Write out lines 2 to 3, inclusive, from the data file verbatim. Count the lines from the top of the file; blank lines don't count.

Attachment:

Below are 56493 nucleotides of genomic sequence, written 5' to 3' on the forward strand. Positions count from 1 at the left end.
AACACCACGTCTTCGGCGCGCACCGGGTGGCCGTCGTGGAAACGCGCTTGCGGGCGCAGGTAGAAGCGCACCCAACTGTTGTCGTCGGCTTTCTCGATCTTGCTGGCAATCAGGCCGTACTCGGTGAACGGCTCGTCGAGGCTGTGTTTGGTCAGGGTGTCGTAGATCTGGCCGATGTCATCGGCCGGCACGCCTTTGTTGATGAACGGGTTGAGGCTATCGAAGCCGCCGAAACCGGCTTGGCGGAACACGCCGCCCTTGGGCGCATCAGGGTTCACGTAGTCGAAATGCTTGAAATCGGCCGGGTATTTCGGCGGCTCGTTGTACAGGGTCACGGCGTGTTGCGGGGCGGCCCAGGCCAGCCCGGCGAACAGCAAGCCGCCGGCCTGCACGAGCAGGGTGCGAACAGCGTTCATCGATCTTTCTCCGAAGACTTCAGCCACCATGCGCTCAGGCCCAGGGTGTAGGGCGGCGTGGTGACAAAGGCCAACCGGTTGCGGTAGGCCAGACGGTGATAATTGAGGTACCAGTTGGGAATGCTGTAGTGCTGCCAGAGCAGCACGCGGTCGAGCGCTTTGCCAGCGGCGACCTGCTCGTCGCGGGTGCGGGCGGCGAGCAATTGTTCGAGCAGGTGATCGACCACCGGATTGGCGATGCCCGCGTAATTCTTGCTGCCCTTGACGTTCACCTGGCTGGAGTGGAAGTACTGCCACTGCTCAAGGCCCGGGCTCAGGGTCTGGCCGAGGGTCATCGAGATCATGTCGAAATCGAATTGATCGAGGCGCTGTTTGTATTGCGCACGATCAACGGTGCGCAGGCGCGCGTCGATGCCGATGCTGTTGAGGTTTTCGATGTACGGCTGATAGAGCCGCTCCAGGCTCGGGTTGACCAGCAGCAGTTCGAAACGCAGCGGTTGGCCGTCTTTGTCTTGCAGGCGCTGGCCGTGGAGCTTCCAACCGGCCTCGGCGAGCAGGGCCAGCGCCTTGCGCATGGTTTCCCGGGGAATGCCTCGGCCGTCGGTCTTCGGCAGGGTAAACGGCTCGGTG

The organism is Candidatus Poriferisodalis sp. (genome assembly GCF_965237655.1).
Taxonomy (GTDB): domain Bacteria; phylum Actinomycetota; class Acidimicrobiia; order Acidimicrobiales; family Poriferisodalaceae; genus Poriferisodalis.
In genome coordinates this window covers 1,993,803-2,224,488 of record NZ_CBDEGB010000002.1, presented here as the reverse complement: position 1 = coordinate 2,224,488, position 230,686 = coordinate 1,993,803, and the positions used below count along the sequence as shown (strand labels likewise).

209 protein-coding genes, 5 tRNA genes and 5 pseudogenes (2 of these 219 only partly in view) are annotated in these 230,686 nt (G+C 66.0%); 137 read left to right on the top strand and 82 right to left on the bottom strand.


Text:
AACACCACGTCTTCGGCGCGCACCGGGTGGCCGTCGTGGAAACGCGCTTGCGGGCGCAGGTAGAAGCGCACCCAACTGTTGTCGTCGGCTTTCTCGATCTTGCTGGCAATCAGGCCGTACTCGGTGAACGGCTCGTCGAGGCTGTGTTTGGTCAGGGTGTCGTAGATCTGGCCGATGTCATCGGCCGGCACGCCTTTGTTGATGAACGGGTTGAGGCTATCGAAGCCGCCGAAACCGGCTTGGCGGAACACGCCGCCCTTGGGCGCATCAGGGTTCACGTAGTCGAAATGCTTGAAATCGGCCGGGTATTTCGGCGGCTCGTTGTACAGGGTCACGGCGTGTTGCGGGGCGGCCCAGGCCAGCCCGGCGAACAGCAAGCCGCCGGCCTGCACGAGCAGGGTGCGAACAGCGTTCATCGATCTTTCTCCGAAGACTTCAGCCACCATGCGCTCAGGCCCAGGGTGTAGGGCGGCGTGGTGACAAAGGCCAACCGGTTGCGGTAGGCCAGACGGTGATAATTGAGGTACCAGTTGGGAATGCTGTAGTGCTGCCAGAGCAGCACGCGGTCGAGCGCTTTGCCAGCGGCGACCTGCTCGTCGCGGGTGCGGGCGGCGAGCAATTGTTCGAGCAGGTGATCGACCACCGGATTGGCGATGCCCGCGTAATTCTTGCTGCCCTTGACGTTCACCTGGCTGGAGTGGAAGTACTGCCACTGCTCAAGGCCCGGGCTCAGGGTCTGGCCGAGGGTCATCGAGATCATGTCGAAATCGAATTGATCGAGGCGCTGTTTGTATTGCGCACGATCAACGGTGCGCAGGCGCGCGTCGATGCCGATGCTGTTGAGGTTTTCGATGTACGGCTGATAGAGCCGCTCCAGGCTCGGGTTGACCAGCAGCAGTTCGAAACGCAGCGGTTGGCCGTCTTTGTCTTGCAGGCGCTGGCCGTGGAGCTTCCAACCGGCCTCGGCGAGCAGGGCCAGCGCCTTGCGCATGGTTTCCCGGGGAATGCCTCGGCCGTCGGTCTTCGGCAGGGTAAACGGCTCGGTG

The organism is Candidatus Poriferisodalis sp. (genome assembly GCF_965237655.1).